Information from any channel is useful to better understand that customer and their interests, but it’s important to wield that information correctly. Use a customer’s personal data while keeping the quality of the connection in mind. Will that information be critical to facilitating a great experience with your organization’s product or service? Can it be combined with other data to create a more complete advertisement? If not, maybe use that data for internal use only. Alternatively, try more sophisticated ways to gather customer data – such as using free content to engage them and convince them to opt-in to data collection.
Integrate Data into a Central Location
To make the best use of the data that your organization has, its important to make that data accessible to every department. Departments and teams may be spread out across an organization due to differing job duties, but by nature these departments are intertwined and driven towards common goals. Unfortunately, the data infrastructure in many organizations is siloed and highly compartmentalized. This is ultimately detrimental to the organization, but the divided state of data stems from legitimate concerns.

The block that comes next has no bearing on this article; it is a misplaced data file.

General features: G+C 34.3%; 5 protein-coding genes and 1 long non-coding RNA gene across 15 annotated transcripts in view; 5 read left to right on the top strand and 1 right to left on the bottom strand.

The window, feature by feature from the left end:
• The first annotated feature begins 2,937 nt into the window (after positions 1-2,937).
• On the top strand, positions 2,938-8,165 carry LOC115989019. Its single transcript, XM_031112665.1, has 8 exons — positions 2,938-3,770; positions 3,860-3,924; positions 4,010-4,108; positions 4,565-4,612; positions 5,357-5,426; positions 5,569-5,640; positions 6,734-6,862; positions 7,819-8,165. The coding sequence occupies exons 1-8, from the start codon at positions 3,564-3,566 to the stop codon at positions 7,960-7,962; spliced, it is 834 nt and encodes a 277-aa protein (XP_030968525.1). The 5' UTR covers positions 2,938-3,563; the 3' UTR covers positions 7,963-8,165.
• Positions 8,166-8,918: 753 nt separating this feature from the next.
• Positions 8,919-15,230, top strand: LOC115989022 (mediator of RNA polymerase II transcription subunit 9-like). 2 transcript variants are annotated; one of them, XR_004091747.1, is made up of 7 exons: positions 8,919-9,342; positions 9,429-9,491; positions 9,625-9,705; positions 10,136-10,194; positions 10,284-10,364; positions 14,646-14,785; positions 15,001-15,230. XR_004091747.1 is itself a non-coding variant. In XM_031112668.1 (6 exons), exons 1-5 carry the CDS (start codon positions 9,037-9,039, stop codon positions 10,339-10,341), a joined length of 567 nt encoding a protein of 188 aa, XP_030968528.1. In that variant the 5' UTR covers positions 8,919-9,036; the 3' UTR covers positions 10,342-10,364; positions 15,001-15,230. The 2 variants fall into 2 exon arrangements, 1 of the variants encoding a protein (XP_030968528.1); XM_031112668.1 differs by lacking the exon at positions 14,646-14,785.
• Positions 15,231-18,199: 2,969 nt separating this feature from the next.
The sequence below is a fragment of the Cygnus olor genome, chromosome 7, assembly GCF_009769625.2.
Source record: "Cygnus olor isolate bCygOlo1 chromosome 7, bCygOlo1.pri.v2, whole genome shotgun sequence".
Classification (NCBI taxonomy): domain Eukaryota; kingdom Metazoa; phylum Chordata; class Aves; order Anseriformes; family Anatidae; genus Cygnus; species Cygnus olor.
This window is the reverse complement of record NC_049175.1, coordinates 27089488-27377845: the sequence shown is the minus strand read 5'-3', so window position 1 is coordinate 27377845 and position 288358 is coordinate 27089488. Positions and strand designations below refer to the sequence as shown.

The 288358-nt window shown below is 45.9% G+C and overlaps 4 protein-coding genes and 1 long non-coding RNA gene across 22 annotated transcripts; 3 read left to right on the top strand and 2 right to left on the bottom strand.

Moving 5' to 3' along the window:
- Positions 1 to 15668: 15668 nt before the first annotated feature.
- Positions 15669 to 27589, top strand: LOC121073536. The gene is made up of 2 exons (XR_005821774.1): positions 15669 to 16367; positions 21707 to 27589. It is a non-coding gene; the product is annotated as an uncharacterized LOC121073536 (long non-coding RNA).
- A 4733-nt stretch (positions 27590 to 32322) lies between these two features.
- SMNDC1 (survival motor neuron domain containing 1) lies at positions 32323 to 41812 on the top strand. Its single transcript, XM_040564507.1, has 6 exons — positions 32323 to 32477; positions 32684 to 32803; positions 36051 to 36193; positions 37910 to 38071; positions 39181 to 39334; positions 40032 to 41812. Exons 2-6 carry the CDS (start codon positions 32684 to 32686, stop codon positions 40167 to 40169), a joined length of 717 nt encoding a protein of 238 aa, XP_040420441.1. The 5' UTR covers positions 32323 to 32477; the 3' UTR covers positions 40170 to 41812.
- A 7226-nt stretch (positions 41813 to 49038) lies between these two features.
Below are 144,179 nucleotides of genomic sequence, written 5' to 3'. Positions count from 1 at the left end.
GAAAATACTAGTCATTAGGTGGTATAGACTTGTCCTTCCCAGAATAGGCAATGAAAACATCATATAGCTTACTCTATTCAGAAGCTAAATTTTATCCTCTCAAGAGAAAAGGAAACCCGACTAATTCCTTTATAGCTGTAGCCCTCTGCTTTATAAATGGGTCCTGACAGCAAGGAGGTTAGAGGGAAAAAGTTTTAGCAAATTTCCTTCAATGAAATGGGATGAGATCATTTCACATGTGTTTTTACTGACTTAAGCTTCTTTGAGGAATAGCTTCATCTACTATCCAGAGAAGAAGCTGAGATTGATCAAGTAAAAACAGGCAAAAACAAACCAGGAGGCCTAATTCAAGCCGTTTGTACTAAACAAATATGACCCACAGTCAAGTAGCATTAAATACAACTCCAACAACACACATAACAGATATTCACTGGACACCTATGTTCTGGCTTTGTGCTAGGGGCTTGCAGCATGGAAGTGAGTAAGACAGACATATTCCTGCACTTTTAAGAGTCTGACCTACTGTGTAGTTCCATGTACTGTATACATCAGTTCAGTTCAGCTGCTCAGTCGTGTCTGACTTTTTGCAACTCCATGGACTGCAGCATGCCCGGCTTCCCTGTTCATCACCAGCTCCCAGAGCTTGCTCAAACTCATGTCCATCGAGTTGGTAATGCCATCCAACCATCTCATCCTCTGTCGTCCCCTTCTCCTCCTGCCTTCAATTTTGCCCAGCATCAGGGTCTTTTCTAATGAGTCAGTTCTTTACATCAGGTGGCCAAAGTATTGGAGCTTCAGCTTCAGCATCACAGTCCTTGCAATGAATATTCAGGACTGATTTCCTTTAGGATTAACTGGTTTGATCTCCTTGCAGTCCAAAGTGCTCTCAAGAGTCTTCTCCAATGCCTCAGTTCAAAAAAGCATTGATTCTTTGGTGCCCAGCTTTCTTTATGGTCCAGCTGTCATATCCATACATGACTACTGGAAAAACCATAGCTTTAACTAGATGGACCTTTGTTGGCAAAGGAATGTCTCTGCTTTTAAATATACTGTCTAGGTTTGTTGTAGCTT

The primary concern of most organizations is personally identifiable information, or PII. For some industries, like healthcare and finance, protecting this personal data is paramount. Far-reaching data regulations like GDPR have also forced organizations in every industry to reevaluate how they store and share data – and more often than not, organizations are erring on the side of caution. These virtual walls within organizations need to be broken down, and one potential solution is encryption. For example, Key Management Service (KMS) from Amazon Web Services allows retailers to encrypt individual pieces of data from people inside and outside of the organization. By using sophisticated encryption, PII will be completely protected and able to be selectively shown to individuals or teams within the organization.